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Could Working Time Reduction Policies Save People and the Planet?

Patrick Léon Gross, Laura Wedemeyer, Caroline Schenck, and Bettina Chlond
Exploring Economics, 2020
Level: beginner
Perspectives: Behavioral Economics, Complexity Economics, Ecological Economics, Feminist Economics, Marxian Political Economy
Topic: (De-)growth, Criticism of Capitalism, Institutions, Governments & Policy, Labour & Care, Macroeconomics, Microeconomics & Markets, Race & Gender, Resources, Environment & Climate, Social movements & Transformation
Format: Multimedia Dossier
Link: https://spark.adobe.com/page/8ZQ7VMdGCvvBo/

Cover photo by Caroline Schenck

This dossier, published in November 2020, is an outcome of the writing workshop Ecological Economics, which was a cooperation between TU Berlin and Exploring Economics. Find more information and dossiers on this topic here.


Could Working Time Reduction Policies Save People and the Planet?

Authors: Patrick Léon Gross, Laura Wedemeyer, Caroline Schenck, and Bettina Chlond

Review: Gerrit von Jorck and Stefanie Gerold (TU Berlin)

The secret to transitioning to an economy that benefits both people and the planet could lie in a different appreciation, enactment, and regulation of time. By intervening with the societal distribution of daily, weekly, yearly, or life working time, working time reduction policies aim to redistribute the resource of time in ways that are more in tune with modern social and environmental needs. But while working time policies harbour great potential, they also touch upon delicate questions of power, poverty, gender, environmental justice, and technological change.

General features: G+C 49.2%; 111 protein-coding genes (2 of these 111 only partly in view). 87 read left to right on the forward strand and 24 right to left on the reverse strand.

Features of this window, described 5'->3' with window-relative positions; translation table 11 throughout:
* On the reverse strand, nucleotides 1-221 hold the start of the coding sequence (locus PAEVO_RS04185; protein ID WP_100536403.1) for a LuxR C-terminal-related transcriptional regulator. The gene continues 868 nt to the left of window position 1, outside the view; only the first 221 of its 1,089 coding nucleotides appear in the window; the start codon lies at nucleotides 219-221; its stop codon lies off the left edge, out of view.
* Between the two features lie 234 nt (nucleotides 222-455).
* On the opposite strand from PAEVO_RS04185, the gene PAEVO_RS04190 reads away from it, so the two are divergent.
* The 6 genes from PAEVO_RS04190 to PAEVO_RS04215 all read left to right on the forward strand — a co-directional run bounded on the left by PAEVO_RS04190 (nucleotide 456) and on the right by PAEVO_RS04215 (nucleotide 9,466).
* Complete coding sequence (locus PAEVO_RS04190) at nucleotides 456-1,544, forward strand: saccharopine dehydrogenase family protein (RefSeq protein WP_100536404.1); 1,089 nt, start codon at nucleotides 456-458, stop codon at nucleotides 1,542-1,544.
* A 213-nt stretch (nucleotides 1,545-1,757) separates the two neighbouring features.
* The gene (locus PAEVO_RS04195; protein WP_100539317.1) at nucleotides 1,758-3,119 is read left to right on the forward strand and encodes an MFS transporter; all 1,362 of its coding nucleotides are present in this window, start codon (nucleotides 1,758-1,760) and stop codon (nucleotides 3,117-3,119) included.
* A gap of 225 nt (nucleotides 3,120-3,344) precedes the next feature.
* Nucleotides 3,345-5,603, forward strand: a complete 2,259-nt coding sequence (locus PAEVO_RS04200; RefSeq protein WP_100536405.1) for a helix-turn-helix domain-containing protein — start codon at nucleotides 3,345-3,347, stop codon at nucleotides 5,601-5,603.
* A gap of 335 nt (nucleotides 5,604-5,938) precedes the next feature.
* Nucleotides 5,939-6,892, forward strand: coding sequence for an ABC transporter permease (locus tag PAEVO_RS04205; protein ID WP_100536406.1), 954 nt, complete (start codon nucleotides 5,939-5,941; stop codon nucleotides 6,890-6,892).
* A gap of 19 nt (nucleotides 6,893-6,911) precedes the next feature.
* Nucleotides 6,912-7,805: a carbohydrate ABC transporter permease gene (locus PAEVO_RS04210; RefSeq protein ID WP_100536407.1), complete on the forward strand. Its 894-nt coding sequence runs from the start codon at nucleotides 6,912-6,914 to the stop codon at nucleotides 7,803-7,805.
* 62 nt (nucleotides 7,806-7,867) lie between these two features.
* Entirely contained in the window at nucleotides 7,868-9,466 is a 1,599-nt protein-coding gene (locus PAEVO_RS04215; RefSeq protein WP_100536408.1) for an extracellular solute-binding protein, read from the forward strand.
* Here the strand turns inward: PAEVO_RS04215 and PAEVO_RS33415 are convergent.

Could Working Time Reduction Policies Save People and the Planet?

 


Comment from our editors:

The dossier gives an excellent first insight into the working time reduction debate. The introduction grabs one's interest through relatable questions about time, such as its societal conceptions, its implications or its relation to personal well-being. The development of thoughts about the connection of working time reduction and its impact on the planet are coherent and nicely complemented by examples for better understanding and by links for further information. 

 

Go to: Could Working Time Reduction Policies Save People and the Planet?

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